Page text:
Afghanistan will produce another enormous opium poppy crop this year, close to last year's record harvest, and Europe and other regions should brace themselves for the expected influx of heroin, the United Nations warned in its annual winter survey of poppy planting patterns.
Cultivation is still increasing in the insurgency-hit south and west of the country, the report said, and taxes on the crop have become a major source of revenue for the Taliban insurgency.
"This is a windfall for antigovernment forces, further evidence of the dangerous link between opium and insurgency," Antonio Maria Costa, the executive director of the U.N. Office on Drugs and Crime, wrote in the report's preface.
The report will be released today by the Office on Drugs and Crime at an international donors conference in Tokyo. An advance copy was shown to the New York Times. "Cultivation levels will be broadly similar to, perhaps slightly lower than, last year's record harvest," Costa said. There are signs that the sharp increases of recent years are leveling off, but the "total amount of opium being harvested remains shockingly high."
Russian lawyer seeks asylum in US
Boris Kuznetsov, a lawyer who challenged the Russian security services' wiretapping of his client, has applied for political asylum in the United States, his Moscow attorney said Tuesday. Kuznetsov fled Russia in July after authorities accused him of divulging state secrets by providing evidence of the wiretapping to the Constitutional Court. He has taken part in an array of high-profile cases, including representing the family of murdered journalist Anna Politikovskaya, a fierce Kremlin critic, and the families of sailors who died in the Kursk nuclear submarine disaster in 2000. By seeking asylum, Kuznetsov is "striving to secure himself from lasting and steadfast criminal prosecution," his lawyer Robert Zinoviev told the Associated Press.
15 Ethiopians killed in grenade attack
A grenade tossed into a house killed at least 15 people and wounded 50 others Tuesday in Somalia's northeastern Puntland region, an official said. Most of those killed or wounded were Ethiopians believed to be on their way to find work in the Arabian Peninsula, which lies across the Gulf of Aden, said Muse Geele Yusuf, a senior official in the region. Yusuf said police were searching for the attackers and trying to determine why the Ethiopians were targeted. Ethiopia and Somalia have a long history of tense - and, at times, violent - relations. Ethiopian troops are currently propping up Somalia's shaky U.N.-backed government in the southern part of the country.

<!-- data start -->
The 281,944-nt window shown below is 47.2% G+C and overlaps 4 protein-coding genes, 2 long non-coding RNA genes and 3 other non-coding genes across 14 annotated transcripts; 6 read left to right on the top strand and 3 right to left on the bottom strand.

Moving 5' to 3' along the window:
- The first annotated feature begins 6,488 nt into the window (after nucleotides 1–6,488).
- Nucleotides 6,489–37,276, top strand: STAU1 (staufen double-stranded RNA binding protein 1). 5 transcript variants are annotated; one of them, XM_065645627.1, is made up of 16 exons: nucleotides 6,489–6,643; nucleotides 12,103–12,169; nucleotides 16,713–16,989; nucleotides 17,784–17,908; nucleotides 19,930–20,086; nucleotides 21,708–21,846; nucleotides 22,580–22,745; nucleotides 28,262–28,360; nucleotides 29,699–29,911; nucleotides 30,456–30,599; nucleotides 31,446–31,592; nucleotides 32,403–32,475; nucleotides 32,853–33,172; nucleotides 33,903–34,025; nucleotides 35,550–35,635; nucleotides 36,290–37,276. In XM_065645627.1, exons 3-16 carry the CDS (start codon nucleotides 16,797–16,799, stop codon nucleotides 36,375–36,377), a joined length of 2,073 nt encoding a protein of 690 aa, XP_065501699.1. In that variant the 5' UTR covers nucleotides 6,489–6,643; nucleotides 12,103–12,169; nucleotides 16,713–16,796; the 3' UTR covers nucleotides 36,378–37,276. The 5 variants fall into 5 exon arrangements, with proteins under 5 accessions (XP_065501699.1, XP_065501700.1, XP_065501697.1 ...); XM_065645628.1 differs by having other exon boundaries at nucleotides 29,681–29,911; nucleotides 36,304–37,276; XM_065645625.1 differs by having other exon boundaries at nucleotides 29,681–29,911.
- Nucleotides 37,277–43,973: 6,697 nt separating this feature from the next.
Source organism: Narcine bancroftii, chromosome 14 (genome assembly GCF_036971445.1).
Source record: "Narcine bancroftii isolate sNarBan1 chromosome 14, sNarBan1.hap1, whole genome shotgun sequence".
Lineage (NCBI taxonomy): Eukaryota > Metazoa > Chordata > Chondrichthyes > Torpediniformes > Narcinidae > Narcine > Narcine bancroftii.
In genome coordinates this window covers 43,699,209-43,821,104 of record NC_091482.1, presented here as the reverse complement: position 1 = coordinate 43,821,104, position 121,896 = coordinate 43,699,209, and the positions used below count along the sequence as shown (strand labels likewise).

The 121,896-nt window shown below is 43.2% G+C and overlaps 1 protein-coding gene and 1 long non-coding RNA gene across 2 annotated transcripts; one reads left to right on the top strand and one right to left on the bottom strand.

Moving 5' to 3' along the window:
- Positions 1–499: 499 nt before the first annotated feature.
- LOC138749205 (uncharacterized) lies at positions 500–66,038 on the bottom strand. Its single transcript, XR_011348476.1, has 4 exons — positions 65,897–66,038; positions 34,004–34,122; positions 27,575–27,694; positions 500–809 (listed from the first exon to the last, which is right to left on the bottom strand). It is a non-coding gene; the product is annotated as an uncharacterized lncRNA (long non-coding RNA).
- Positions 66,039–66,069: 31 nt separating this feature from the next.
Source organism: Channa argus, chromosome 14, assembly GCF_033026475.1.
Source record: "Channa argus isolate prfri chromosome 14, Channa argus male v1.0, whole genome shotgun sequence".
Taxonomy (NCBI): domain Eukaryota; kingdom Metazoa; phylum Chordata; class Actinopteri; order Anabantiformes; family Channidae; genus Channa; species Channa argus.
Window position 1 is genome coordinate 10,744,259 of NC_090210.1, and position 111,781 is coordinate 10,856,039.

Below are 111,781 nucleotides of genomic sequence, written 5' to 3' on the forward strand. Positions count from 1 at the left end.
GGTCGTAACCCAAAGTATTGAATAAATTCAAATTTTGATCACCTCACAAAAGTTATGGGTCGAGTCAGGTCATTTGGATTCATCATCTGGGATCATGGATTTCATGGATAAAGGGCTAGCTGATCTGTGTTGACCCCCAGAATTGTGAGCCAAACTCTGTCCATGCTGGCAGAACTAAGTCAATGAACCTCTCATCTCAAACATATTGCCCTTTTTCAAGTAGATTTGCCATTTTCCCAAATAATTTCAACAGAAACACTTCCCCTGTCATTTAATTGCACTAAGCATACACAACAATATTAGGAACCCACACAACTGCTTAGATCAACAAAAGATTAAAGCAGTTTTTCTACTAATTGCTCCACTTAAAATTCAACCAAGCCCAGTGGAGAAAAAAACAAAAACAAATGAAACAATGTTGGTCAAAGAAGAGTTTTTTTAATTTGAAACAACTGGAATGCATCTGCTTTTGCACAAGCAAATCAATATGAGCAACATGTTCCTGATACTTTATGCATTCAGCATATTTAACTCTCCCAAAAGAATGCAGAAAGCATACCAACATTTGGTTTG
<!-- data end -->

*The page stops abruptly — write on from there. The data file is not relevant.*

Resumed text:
Japan's fleet resumes whaling in Antarctica
Japan has resumed its annual whale hunt in waters near Antarctica now that antiwhaling activists have stopped pursuing the Japanese fleet, a news report said Tuesday. Japan temporarily halted its hunt in mid January after confrontations with both Greenpeace and the militant antiwhaling group Sea Shepherd Conservation Society, according to the Kyodo News agency. Japan defends its annual killing of more than 1,000 whales, conducted under a clause in International Whaling Commission rules that allows whales to be killed for scientific purposes. Critics dismiss the Japanese program as a disguise for commercial whaling, which has been banned by the IWC since 1986.
Incandescent bulbs to be phased out
The Philippines will phase out incandescent bulbs by 2010 in favor of more energy-efficient fluorescent globes to help cut greenhouse gas emissions and household costs, the president said Tuesday. Acknowledging similar moves in Canada and Australia, President Gloria Macapagal Arroyo called for a ban on incandescent bulbs. "Like Australia, we should phase out incandescent lights by 2010," Arroyo said in her closing remarks at the Philippine Energy Summit. The Asian Development Bank, a technical adviser at the summit, lauded the Philippine plan as a first in Asia. It said the most effective way to reduce the demand for electricity and greenhouse gases was to use energy more efficiently.